NHS charity funds provide a lifeline for Deaf CAMHS service users and their families during the pandemic
The service has successfully bid for a grant to buy laptops and iPads to help deaf children to stay in touch
A grant worth more than £6,000 has been awarded to our Deaf CAMHS service to help make sure children and their families don’t lose access to vital support during the pandemic and beyond.
The money will pay for laptops and iPads to loan to those who don’t otherwise have them, helping them to continue to receive therapeutic input from our service, and also continue to receive support with their education while face-to-face interaction remains limited.
For people who communicate using British Sign Language (BSL), facial expressions are key. This means that face masks hinder communication, which has created an additional barrier to in person face-to-face contact happening safely. Conversations and consultations have therefore moved online, with the new funding being critical in enabling this to happen.
Vicci Ackroyd, BSL/English Lead Clinical Team Interpreter with the Deaf CAMHS Team applied for the funding from NHS Charities Together and was successful. She said: “Deaf CAMHS is a highly specialised service. Our teams cover the North of England. As we cover a large geographical area and moved to working remotely, online, we were relying on families having the tech they’d need to continue to receive our service.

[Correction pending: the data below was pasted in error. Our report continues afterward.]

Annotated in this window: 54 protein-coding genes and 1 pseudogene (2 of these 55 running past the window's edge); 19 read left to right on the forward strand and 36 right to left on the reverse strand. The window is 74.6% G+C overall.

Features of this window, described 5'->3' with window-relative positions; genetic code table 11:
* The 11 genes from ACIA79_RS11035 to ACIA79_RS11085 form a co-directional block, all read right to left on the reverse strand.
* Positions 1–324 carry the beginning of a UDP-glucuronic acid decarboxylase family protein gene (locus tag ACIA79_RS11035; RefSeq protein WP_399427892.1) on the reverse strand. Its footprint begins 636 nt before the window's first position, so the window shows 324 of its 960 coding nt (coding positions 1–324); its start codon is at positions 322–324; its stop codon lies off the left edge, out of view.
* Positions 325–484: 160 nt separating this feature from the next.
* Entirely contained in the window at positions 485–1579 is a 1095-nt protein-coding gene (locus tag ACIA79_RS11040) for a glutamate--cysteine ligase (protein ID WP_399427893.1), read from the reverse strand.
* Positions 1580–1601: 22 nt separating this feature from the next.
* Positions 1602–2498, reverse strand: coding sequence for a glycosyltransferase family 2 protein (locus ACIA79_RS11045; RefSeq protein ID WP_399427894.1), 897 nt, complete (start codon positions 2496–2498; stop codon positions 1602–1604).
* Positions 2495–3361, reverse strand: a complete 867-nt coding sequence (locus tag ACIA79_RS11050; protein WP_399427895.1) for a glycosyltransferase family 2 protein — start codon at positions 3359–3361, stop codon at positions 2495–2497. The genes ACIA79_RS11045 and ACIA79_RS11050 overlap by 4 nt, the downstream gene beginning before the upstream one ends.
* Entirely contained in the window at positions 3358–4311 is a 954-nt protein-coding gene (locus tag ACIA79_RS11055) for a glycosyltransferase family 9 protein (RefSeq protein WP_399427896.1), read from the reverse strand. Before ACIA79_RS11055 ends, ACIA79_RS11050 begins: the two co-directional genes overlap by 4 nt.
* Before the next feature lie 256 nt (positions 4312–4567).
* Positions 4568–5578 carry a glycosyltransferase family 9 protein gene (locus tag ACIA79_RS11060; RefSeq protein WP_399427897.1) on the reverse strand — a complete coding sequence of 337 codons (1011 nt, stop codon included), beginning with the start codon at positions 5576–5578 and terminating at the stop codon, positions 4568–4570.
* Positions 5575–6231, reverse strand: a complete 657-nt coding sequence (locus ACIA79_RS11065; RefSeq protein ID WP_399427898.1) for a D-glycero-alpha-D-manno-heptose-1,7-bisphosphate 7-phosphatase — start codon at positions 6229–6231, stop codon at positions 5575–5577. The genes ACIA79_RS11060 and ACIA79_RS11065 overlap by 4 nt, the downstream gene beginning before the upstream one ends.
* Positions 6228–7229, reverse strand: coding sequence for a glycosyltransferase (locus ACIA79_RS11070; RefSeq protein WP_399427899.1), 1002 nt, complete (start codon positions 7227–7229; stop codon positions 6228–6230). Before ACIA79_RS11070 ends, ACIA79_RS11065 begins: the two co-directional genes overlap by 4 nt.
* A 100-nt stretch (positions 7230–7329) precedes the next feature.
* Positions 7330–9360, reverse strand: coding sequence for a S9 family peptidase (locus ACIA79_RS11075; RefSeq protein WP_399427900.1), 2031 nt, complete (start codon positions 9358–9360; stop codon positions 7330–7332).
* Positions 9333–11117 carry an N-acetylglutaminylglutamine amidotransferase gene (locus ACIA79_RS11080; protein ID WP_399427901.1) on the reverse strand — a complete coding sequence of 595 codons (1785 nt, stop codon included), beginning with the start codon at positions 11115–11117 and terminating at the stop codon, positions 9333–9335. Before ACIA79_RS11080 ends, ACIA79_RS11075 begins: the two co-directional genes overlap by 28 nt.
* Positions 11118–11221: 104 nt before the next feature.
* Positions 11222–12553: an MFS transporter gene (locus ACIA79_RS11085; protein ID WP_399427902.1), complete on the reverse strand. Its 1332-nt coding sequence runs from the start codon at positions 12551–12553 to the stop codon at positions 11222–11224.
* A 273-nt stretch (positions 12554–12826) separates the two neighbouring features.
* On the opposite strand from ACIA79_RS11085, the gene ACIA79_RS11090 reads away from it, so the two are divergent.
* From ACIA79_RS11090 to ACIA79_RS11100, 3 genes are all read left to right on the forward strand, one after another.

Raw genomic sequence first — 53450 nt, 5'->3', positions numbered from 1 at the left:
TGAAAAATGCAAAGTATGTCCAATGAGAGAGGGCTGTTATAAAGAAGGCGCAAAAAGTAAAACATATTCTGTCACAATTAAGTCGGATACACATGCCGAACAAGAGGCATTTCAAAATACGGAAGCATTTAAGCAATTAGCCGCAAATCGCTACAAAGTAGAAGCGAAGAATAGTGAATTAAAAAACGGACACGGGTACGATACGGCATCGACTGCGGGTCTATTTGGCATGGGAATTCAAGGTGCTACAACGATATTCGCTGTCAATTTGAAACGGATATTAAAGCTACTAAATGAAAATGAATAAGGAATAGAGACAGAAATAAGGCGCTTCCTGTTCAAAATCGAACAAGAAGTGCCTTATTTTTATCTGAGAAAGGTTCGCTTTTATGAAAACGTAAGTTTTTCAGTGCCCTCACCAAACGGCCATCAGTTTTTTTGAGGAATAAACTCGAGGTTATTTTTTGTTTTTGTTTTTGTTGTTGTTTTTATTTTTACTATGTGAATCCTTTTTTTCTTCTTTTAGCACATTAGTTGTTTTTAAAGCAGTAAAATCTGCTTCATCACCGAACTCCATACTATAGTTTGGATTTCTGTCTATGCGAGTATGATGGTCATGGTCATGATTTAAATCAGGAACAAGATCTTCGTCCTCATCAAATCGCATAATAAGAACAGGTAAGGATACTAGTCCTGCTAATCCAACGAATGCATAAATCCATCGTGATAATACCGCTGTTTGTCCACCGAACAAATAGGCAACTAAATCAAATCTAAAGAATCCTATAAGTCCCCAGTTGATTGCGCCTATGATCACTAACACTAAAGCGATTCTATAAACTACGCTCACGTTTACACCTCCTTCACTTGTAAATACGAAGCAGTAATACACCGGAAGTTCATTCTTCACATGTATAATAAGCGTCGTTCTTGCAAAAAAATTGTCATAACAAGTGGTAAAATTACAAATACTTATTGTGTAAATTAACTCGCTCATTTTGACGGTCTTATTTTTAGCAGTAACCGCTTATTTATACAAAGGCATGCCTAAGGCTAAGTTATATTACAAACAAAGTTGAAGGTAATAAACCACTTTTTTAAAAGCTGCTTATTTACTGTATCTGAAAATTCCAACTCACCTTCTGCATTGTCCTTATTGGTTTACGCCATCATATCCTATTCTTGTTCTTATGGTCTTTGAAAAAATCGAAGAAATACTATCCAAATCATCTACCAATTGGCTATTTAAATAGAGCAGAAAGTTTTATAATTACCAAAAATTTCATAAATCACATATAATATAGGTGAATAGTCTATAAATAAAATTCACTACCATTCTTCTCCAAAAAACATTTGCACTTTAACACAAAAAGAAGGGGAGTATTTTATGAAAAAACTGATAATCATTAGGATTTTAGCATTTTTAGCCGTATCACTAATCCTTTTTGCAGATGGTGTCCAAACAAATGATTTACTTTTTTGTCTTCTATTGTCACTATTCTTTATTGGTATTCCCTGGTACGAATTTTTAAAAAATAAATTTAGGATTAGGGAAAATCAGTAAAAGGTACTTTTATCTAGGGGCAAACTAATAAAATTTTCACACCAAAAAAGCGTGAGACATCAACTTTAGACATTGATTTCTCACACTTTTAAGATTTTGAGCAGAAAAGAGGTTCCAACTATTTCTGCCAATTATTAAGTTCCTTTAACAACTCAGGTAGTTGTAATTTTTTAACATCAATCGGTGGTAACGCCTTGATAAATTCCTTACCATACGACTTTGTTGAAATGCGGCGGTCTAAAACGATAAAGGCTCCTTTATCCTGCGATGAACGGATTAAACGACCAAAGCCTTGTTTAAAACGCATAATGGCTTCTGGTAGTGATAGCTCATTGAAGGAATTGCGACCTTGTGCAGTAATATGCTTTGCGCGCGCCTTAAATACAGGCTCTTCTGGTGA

“We know that ten per cent of adults experience digital exclusion, which means they don’t have access to smart devices or the internet. Twelve per cent of our children also experience this, which would mean we wouldn’t have been able to contact them at all. This would have had a massive impact on their lives and we wanted to enable them to access our service, education, and anything else they might need.
“Thanks to this funding we’re going to be able to provide a loaning service that will reduce isolation. Deaf children and their families, who use BSL, use the devices to access the world around them. The children are being seen by our service because they need our help and they need to be able to continue to access this help. Also, if families don’t use much BSL at home, or if TV programmes don’t have in-vision sign language, then the children who use our service could be at risk of language deprivation and delays in their education if they continue to be unable to access information in BSL.
“I’m a team interpreter with close ties to the deaf community, and throughout the Covid pandemic I’ve seen deaf people face many barriers. If this is one thing that I can do to help some families, then it’s amazing.
“The equipment is expected to arrive and be in use over the next few weeks”.